For the past week, you might have noticed an increase in articles on advertisements and commercial photography. Séverine Morel has joined the editorial board at La Lettre. Now an independent art buyer, Morel spent more than ten years at Métis and the Rapho photo agency.
Alex Stoddard, 17, is a high school student in Georgia. Discovered on Flickr at the beginning of the year, Stoddard recently completed his project, “365,” an intimate photographic journal consisting of one photograph taken per day, almost entirely self-portraits.
“My 365 was definitely hard. I’m a high school student, and at the time I started the 365 project, I was only 16 years old. I had classes for most of the day, and then I also had a part time job 4-5 days of the week at a restaurant. I’m still not sure how I found the time to take a photograph each day. I guess it goes without saying that I didn’t get much sleep. From setup to shooting to editing, I probably spent an average of five hours every day on my photograph. I was just very dedicated to the project. I had never finished anything else before in my life, so I wanted to prove to myself that I could do this and do it to the very best of my ability.
I am compeltely self-taught when it comes to photography. I’ve never taken any classes or courses. In the fall of 2009, I just began taking portraits of myself (to use for social networking sites like Myspace and Facebook) using a little point-and-shoot camera I had at the time. I gradually just began to grow and develop my concepts and eventually saw photography as an art. I learned through experimenting and trial-and-error. I learned which light worked best by spending hours out exploring the forests and spent many sleepless nights testing different techniques in Photoshop. Two years later, I still don’t feel like I know anything about photography. There is so much more I want to learn and so much more I have to grow, but that’s the fun part.
The majority of my photographs are self-portraits. Not only is it convenient, because I don’t always have someone there to model, but I also feel it is beneficial to my work. Nobody understands the concept I am striving for better than me. I am able to pose or create the expression I desire perfectly, because it is right there in my mind. I don’t have to worry with the communication of the idea or risk there being a loss of the idea in trying to explain it to someone else. All other models featured in my work are usually just friends or family members.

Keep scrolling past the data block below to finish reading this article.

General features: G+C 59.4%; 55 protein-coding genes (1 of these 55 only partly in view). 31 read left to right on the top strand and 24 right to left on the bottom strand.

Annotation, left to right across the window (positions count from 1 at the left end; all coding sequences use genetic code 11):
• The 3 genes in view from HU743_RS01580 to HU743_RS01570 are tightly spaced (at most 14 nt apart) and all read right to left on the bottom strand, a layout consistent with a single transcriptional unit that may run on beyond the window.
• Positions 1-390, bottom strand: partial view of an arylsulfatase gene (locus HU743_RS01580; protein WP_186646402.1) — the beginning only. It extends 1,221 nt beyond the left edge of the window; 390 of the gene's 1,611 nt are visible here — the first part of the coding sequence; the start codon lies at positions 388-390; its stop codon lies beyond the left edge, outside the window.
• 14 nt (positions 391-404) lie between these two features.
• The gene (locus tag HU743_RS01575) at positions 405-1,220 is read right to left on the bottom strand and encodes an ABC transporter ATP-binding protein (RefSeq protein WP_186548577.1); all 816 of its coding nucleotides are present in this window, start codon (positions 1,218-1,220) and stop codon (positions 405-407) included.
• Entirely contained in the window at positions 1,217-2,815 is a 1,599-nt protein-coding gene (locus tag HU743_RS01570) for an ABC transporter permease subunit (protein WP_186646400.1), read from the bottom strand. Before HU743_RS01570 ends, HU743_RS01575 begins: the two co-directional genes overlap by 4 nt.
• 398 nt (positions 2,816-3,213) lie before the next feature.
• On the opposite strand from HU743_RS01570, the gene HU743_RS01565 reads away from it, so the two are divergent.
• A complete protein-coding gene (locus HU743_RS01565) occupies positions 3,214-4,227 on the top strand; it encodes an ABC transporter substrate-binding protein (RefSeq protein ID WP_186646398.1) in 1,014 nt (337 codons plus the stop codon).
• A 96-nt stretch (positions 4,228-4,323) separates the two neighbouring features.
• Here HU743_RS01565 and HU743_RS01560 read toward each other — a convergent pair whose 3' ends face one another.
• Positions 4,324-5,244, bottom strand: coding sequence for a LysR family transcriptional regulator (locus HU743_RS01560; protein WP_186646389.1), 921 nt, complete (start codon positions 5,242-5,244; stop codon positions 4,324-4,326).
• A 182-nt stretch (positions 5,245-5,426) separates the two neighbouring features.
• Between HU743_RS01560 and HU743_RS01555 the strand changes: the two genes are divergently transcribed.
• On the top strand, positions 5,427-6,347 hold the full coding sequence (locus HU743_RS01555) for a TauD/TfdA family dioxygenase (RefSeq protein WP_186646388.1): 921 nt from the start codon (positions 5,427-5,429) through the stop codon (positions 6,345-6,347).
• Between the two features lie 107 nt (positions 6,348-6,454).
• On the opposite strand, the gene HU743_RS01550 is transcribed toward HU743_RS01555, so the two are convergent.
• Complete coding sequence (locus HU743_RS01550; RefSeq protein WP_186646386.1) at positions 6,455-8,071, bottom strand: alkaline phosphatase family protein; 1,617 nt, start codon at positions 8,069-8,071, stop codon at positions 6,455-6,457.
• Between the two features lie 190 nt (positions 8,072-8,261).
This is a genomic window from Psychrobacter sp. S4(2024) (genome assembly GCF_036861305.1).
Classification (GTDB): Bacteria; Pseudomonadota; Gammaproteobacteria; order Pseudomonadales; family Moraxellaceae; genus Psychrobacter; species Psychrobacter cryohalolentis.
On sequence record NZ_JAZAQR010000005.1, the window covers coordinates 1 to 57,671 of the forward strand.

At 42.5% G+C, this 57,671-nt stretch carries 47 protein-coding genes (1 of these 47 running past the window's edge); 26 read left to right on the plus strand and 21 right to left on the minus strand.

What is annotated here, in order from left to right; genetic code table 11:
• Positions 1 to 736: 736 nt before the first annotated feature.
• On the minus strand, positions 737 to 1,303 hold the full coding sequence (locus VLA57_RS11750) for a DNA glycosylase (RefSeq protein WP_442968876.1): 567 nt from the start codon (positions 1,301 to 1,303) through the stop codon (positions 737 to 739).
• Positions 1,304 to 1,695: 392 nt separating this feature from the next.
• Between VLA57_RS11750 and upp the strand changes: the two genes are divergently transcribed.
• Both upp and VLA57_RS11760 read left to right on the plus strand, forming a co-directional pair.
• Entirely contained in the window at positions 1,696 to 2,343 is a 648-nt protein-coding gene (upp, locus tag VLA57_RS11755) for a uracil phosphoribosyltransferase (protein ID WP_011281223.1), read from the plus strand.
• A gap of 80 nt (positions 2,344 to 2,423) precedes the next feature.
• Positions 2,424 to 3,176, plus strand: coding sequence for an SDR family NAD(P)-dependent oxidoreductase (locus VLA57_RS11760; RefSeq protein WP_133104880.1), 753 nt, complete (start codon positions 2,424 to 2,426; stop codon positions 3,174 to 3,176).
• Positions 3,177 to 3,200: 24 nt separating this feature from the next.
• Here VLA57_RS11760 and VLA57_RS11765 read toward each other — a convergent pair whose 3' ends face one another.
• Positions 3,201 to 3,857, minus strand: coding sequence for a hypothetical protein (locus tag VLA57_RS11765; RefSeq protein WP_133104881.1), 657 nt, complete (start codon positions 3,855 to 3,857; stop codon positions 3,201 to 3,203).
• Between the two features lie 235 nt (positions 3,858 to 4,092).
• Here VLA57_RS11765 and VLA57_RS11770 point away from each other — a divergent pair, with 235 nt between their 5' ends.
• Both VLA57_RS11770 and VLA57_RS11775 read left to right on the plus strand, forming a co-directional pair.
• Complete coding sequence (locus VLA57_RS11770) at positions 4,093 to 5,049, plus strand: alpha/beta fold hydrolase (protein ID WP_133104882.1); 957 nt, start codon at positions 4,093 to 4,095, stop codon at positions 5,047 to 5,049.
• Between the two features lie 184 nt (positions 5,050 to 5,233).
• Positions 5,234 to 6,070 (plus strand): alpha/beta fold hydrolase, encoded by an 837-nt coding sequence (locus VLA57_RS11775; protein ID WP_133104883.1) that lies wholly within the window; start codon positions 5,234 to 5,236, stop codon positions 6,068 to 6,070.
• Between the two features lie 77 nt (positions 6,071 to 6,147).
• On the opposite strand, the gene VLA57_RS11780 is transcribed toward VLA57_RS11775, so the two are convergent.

With my 365 finished, I’ve mostly just been taking this time to relax a bit and continue shooting my personal work. I am also working on self-releasing my first book. I have been taking conceptual portraits of people involving dogs that my family has rescued from the animal shelter. A portion of the sales from the book will go to the local animal shelter in my city.
I started the 365 because I want to improve with photography. I’d seen several other photographers complete their own 365 projects and witnessed the extreme growth that each seemed to experience, and thus I wanted the same. I think another part of it was that I simply wanted to be able to say that I completed something. Before the 365, I had never finished anything in my life. I had a habit of quitting when things got too hard or I became so invested in a hobby or art that I became a perfectionist and would never show anything that didn’t meet my impossibly high standards.
It wasn’t originally intended to become an escape from daily life, but I think in the process, that’s essentially what it evolved into. I’ve always loved stories, as a child and maybe even more now. I wanted to create and live through these stories that I told in my photographs. My life is so very dull. In my photos, I’m a character and there’s excitement and danger and all of these elements that seem to be missing from my normal existence.
At this point, I’m not entirely sure where I want to go with my photography. I’d love to shoot for top magazines and have my work shown in galleries. My intention isn’t necessarily to become famous. My intention is mostly to have experiences. I want to travel places and see things and have a fulfilled life by the time I die. I’d like my life to become an extension of the photographs I’ve taken and will continue to take. I want that excitement and danger and passion that I’ve always seemed to be missing.”